Hackers cop a FILA thousands of UK card deets after slinking onto clothing brand’s servers


Sportswear brand FILA is the latest company to fall victim to the card-stealing JavaScript infection that menaced British Airways and Ticketmaster last year.

Russian security house Group-IB said it discovered and reported to FILA UK an infection known as GMO that was active on the site for the last four months and may have sniffed the payment card information of thousands of customers.

What’s worse, the researchers reported that, despite multiple attempts to reach FILA, they have been unable to get the card-stealing code removed.

FILA did not respond to our request for comment on the allegation.

According to Group-IB’s threat hunters, the GMO infection is very similar to the card-harvesting JavaScript in that an attacker covertly slips onto the server of the targeted company and collects card numbers locally – only later updating them to a collection server at a set time. Such attacks can be particularly difficult to detect as they do not produce a steady stream of traffic out of the infected machine.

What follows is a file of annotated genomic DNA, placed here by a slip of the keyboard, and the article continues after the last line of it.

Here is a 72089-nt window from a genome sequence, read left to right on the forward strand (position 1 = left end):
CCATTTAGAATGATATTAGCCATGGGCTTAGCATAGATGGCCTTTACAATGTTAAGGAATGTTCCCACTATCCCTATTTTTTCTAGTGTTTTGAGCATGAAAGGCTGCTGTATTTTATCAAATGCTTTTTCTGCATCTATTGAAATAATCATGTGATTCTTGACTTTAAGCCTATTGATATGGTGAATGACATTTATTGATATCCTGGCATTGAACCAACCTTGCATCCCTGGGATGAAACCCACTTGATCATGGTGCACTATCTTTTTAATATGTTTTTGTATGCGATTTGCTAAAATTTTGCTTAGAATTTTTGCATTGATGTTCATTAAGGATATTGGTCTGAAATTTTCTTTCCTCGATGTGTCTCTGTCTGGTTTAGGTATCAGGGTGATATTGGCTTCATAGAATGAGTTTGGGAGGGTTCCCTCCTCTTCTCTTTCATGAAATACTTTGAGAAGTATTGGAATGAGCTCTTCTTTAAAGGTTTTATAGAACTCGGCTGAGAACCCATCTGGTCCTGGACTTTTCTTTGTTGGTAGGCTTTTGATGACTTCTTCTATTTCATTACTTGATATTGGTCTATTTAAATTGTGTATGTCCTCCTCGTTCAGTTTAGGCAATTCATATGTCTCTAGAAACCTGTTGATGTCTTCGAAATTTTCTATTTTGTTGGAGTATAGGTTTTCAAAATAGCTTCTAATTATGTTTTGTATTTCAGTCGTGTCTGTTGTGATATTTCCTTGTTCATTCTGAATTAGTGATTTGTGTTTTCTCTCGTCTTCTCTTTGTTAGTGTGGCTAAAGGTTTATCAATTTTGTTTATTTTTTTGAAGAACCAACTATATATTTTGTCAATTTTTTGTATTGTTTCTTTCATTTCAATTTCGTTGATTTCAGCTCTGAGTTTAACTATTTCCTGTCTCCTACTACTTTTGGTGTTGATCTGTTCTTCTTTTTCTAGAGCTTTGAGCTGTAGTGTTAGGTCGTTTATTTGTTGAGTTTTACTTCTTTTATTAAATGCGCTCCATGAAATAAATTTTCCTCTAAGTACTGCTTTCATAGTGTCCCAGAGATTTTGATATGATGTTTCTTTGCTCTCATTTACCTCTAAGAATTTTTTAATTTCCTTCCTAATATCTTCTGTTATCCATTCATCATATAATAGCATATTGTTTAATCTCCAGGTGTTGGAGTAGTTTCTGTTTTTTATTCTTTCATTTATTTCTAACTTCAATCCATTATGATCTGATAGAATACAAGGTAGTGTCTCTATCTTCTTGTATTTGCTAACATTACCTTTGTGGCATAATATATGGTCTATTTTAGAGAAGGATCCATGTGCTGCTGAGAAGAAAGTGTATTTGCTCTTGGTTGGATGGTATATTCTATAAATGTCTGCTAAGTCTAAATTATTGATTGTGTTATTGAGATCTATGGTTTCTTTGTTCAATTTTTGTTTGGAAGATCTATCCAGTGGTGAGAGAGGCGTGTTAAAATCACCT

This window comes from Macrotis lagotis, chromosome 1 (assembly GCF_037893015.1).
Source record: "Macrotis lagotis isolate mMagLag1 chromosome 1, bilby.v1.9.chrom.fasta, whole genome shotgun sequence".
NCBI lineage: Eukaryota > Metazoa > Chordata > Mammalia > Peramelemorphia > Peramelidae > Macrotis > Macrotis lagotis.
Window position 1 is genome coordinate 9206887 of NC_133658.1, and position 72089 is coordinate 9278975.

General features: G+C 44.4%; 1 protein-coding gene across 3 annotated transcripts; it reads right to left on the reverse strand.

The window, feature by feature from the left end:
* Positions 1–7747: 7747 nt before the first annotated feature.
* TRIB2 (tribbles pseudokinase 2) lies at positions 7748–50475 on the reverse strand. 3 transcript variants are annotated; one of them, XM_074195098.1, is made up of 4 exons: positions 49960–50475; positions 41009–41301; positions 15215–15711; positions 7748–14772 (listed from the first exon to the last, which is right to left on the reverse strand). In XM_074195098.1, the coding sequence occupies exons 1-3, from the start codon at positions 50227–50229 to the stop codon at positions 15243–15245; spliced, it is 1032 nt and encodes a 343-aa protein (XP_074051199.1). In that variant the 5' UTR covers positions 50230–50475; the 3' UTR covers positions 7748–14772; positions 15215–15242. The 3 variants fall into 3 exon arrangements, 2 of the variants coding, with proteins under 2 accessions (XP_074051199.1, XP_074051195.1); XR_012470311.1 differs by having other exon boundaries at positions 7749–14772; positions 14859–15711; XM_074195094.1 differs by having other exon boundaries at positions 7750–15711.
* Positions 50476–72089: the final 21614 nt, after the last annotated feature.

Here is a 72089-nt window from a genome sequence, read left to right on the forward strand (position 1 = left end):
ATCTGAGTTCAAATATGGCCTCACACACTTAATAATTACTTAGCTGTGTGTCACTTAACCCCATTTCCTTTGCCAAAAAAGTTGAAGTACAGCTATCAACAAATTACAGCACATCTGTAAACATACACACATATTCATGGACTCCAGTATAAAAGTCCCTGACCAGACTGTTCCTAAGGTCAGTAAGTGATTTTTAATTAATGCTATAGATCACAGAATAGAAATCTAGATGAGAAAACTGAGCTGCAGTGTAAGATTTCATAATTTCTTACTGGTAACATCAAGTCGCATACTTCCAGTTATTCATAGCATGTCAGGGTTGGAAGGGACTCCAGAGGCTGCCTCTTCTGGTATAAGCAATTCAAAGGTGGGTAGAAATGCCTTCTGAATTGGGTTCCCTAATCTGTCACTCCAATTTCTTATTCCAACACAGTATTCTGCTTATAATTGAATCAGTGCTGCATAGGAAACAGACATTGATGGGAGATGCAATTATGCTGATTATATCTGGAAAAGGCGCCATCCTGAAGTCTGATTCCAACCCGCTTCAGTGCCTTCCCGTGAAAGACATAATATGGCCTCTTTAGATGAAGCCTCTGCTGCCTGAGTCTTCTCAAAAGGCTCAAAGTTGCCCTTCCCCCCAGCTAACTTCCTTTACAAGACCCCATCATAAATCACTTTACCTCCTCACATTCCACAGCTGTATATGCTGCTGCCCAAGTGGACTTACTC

“One-line card stealing code downloads a JavaScript Sniffer once a customer lands on a checkout page, which intercepts credit card data and sends it to local storage. After, the payment cards’ details are sent to the JS Sniffer’s gate which is located on the same server as a JS Sniffer script itself,” said Group-IB CTO Dmitry Volkov.

“Cybercriminals might have injected a malicious code by either exploiting a vulnerability of Magento CMS [content management system], used by FILA.co.uk, or simply by compromising the credentials of the website administrator using special spyware or cracking password with brute force methods,” Volkov added.

Just how many customers could have fallen victim to the attack is difficult to say. Group-IB used a loose estimate based on monthly traffic figures and a 1 per cent conversion rate (ie, 1 per cent of people who visit the site end up buying something) to arrive at an estimated figure of around 5,600 compromised cards.

Group-IB said that FILA is likely not alone in falling victim to this latest variation of JavaScript malware harvesters. The researchers found six other unnamed websites to be similarly infected with the card-stealing scripts, and will be reaching out to US and UK police to help further suss out and stop any active infections. ®

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